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Alex Pozdnyakov
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I listen to 1421 about a year ago and thought it must be funded by Chinese propaganda. It was pretty clear from the text that it is very speculative and full of unsupported conjectures. I deeply discounted its historical value. It is, however, a sign of the times that people are trying to raise the historical profile of China. There will only be more revisionist history in this vein in the future. 1421 is pretty crude even for this genre. I dont really fault Mike for passing along the recommendation someone else made. The prompt disclaimer neutralized any bad taste.
Toggle Commented Sep 6, 2011 on 146- The Spear of Destiny at The History of Rome
Submitted to philosophy bites blog on 6.12.2010 I have continued to be an "examined" meat eater even after studying Peter Singer, but Jeff McMahan made me think, for the first time in my life, that being a vegetarian might be manageable. However, his motivation for becoming a vegetarian failed to move me. I admired Mr. McMahan’s presentation of the vegetarian discipline because it gives an out to societies/circumstances where eating meat is essential to survival. Mongolia is one example of such an insecure habitat I know. My objections to vegetarianism have always been practical, rather than ethical. Too much mastication, too complicated to balance a diet etc. I recognize that these can be easily overcome with proper motivation. Alas, I am not convinced that "not robbing animals of happy experiences" is a sound motivation for becoming vegetarian. My impression is that animals in the wild, much like many humans in the world, do not live lives full of happy experiences (even on balance). Instead, they struggle to survive against fairly even odds. Farm animals would not even be alive unless they were intended for food - their alternative happiness would be nil or no higher than wild ones'. And we don't eat our pets, whose happiness is actually important to us. So, once you start comparing the happiness of food animals to your happiness from enjoying their meat, then at best, its not a clear cut win for either side. Perversely, the wealthier the person, the more pleasure he/she may extract from eating meat at the better steakhouses. I find it difficult to think ethically about nutrition, which I stoically see as being, at its core, a means of survival rather than an epicurean object. Ethical calculus based solely on happiness is a privilege of the secure. For the rest, security is a value in itself and leads to a very different ethical calculus - the kind that is sometimes condescendingly called vulgar or base - but is very real and legitimate nevertheless. I appreciate that Mr. McMahan's view encompasses various ethical conditions. I also agree that rich educated people should not need to eat meat, especially factory farmed/processed type. They can make do with adzuki and quinoa. However, Mr. McMahan is basically asking us to treat cattle as pets, and, while I sympathize, I am unmoved.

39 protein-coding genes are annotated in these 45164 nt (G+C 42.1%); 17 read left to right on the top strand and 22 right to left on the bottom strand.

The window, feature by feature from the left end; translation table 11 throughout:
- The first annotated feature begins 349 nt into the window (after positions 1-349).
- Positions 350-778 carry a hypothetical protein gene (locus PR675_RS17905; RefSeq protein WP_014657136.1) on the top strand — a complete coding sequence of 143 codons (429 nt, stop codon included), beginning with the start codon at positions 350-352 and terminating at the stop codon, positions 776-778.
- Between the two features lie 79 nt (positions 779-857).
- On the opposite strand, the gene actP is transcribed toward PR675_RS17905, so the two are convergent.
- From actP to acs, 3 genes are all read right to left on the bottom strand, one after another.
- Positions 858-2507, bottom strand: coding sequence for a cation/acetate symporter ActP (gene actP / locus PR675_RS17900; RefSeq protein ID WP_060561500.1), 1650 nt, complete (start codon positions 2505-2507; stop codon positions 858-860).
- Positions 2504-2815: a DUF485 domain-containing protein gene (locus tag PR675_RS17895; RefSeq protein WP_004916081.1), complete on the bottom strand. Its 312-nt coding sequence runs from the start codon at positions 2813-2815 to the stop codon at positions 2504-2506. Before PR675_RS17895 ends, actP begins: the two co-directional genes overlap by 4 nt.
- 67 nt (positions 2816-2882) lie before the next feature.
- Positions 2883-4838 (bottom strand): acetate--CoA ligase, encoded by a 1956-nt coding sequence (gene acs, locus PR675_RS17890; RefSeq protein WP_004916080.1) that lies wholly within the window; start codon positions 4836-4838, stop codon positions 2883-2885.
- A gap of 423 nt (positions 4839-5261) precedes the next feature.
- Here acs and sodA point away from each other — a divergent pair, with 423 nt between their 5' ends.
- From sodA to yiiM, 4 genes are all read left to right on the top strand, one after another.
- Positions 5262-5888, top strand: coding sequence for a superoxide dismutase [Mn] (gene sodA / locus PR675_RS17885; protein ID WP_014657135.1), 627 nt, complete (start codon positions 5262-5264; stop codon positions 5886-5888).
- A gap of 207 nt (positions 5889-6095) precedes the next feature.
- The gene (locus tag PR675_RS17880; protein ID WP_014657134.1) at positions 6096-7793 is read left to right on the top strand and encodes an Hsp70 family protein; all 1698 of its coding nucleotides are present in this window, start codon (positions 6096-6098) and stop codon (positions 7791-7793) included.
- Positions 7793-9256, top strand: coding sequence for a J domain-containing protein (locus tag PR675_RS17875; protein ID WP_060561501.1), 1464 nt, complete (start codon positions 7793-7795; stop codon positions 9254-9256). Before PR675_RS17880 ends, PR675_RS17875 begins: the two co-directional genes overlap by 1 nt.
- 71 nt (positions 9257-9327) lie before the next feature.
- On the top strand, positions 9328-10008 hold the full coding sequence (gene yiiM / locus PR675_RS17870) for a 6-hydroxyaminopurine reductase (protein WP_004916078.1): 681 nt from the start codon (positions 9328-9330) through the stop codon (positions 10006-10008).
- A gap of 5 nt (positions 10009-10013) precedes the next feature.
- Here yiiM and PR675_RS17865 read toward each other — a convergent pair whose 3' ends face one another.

Toggle Commented Jun 12, 2010 on Jeff McMahan on Vegetarianism at philosophy bites
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Jun 11, 2010